The Phantom Hype

  Last Wednesday a young man named Lincoln Gaskin of Melbourne, Australia, became the first person to buy what is undoubtedly the hottest ticket in the world: tonight's opening-night seats for The Phantom Menace, the new Star Wars film. What makes this story even more remarkable is that this Australian has been waiting in line for tickets since April 7. Yes, he was camped out on the sidewalk at Mann's Chinese Theater for 36 days! While it's hard for even die-hard Star Wars fans to understand the mania associated with this film, it's not so hard to understand what lies behind the phenomenon: a cultural hunger for great and engaging stories. Only this hunger explains why it has become almost impossible to avoid the Star Wars hype. Everywhere toy stores, supermarkets, and fast-food outlets are filled with Star Wars merchandise. Of course, part of this is the result of clever marketing. But the Star Wars mania goes further than that. It has its origins in our need for stories that feed the imagination and give us models to emulate. For thousands of years, stories and narratives were the primary vehicle for the transmission of beliefs and values. Think of the ancient Greeks, who derived their understanding of virtue and vice from Homer's Odyssey and The Iliad. The same was also true of the great biblical faiths: Judaism and Christianity. What we know about the God we worship—His love, faithfulness, and compassion—primarily comes to us through the biblical narratives—stories about Adam and Eve, about David and Goliath, about Jesus feeding the 5,000. Then came the rise of modern science. Its remarkable success led some philosophers to say that the only way we can "know" anything is through direct observation. Narrative and stories, which by definition cannot be directly observed, were pushed aside in favor of a more "scientific" way of explaining the world around us by testable propositions and hypotheses. Even the Church was affected by the new mentality. More and more, belief was reduced to subscribing to certain propositions about God rather than seeing our lives in the context of a great, unfolding drama—the drama of salvation that spans the whole of human history. But as the mania over Star Wars shows us, people still hunger for rich, evocative stories. And if Christianity is not presented to them as an engaging story, they will turn elsewhere—to stories on celluloid that reflect a sub-Christian view of reality. We need to rediscover what Christian novelist Dorothy Sayers once said: that in Christianity, "the dogma is the drama.” She meant that the biblical account of salvation has all the elements of a great drama. There is no greater cosmic drama than the story of God's dealing with humanity, which culminated in the incarnation, death and resurrection of his Son, Jesus Christ—a story which, as C. S. Lewis pointed out, has the advantage of being true. So in the midst of all the hype and mania associated with The Phantom Menace, why not tell your neighbors about an even better story—one that has all of the drama of Star Wars and more. But it's one you don't have to line up for, or travel to a foreign country to see—for a loving God graciously gives everyone a free ticket.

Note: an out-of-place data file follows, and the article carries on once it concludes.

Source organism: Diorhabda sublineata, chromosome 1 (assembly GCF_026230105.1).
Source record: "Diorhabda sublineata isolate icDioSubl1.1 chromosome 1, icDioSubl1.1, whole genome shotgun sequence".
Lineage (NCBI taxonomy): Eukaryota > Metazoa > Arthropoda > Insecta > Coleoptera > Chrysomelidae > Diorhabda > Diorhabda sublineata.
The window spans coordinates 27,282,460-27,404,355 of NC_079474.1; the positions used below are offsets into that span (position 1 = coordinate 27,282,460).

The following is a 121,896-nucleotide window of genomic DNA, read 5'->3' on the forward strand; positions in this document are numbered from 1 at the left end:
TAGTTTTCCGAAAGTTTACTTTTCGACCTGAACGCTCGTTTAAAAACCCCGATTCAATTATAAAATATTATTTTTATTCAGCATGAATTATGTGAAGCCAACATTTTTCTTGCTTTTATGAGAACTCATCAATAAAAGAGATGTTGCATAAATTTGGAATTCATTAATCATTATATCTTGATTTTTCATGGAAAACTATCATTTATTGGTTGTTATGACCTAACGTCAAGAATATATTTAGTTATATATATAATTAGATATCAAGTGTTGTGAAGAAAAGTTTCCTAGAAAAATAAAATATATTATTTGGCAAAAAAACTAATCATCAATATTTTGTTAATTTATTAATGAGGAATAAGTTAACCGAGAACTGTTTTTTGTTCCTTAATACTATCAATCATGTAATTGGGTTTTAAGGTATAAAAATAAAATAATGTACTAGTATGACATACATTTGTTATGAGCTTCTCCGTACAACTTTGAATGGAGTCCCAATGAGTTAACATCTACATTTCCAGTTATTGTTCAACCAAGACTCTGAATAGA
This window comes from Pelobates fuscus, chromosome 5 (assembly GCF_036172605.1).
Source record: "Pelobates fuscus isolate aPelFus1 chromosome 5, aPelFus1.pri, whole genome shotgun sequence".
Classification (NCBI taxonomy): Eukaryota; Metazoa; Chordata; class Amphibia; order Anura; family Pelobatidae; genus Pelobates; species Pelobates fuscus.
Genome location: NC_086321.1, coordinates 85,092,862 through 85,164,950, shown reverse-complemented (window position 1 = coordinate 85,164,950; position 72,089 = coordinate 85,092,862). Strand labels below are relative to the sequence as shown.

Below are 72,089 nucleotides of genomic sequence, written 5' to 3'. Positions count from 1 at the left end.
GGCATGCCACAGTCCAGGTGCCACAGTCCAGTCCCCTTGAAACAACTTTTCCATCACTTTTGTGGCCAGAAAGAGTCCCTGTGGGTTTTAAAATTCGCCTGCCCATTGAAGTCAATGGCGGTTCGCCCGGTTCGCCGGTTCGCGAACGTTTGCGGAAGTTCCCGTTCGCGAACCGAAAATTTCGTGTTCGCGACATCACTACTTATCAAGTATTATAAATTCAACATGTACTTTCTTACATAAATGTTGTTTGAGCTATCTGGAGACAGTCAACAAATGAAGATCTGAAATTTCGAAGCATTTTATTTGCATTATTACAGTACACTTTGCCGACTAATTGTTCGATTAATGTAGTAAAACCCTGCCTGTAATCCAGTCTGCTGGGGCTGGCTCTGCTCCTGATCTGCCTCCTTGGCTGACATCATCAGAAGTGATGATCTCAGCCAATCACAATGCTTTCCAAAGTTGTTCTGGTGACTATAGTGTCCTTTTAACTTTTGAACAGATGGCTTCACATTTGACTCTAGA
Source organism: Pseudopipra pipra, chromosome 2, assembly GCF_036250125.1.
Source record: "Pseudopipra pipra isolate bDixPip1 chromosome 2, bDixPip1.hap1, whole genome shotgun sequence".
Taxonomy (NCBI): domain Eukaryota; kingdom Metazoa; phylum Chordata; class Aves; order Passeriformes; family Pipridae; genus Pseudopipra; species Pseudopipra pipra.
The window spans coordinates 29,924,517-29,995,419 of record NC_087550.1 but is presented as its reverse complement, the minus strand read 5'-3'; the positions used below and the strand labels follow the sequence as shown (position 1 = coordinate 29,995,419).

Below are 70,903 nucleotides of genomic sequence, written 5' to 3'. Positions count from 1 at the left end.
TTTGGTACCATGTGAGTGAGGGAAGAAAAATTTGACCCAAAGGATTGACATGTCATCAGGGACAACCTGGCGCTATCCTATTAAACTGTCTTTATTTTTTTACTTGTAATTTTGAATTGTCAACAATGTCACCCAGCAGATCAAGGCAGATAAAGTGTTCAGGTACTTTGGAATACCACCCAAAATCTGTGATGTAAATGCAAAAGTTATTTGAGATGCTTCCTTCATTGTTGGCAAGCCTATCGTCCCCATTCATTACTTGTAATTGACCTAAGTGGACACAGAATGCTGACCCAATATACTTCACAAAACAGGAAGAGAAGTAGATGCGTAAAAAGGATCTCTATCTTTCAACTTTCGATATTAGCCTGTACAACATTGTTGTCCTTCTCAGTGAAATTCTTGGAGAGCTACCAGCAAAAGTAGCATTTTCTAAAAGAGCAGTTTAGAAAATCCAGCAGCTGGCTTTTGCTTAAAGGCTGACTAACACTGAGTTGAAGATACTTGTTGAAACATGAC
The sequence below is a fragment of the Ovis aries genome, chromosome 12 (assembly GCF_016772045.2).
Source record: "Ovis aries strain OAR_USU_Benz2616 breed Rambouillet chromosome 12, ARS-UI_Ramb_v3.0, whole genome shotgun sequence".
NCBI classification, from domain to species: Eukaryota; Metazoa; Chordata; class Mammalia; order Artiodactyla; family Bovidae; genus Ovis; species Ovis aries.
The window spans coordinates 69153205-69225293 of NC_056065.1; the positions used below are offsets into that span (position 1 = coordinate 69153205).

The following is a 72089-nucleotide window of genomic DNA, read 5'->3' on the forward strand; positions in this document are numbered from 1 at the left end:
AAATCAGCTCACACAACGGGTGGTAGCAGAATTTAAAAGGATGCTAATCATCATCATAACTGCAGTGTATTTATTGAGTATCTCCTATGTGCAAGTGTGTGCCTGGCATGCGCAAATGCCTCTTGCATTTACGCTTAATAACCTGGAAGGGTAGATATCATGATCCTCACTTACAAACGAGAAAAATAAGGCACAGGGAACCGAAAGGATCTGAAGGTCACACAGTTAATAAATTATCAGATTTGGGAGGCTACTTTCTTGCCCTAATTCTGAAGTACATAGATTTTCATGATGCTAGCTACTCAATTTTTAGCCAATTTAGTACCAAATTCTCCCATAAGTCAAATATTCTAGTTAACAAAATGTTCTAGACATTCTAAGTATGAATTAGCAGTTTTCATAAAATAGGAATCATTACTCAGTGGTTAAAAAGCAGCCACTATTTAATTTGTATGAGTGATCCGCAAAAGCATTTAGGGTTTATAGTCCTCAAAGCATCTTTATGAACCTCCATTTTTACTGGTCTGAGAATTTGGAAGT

Chuck Colson


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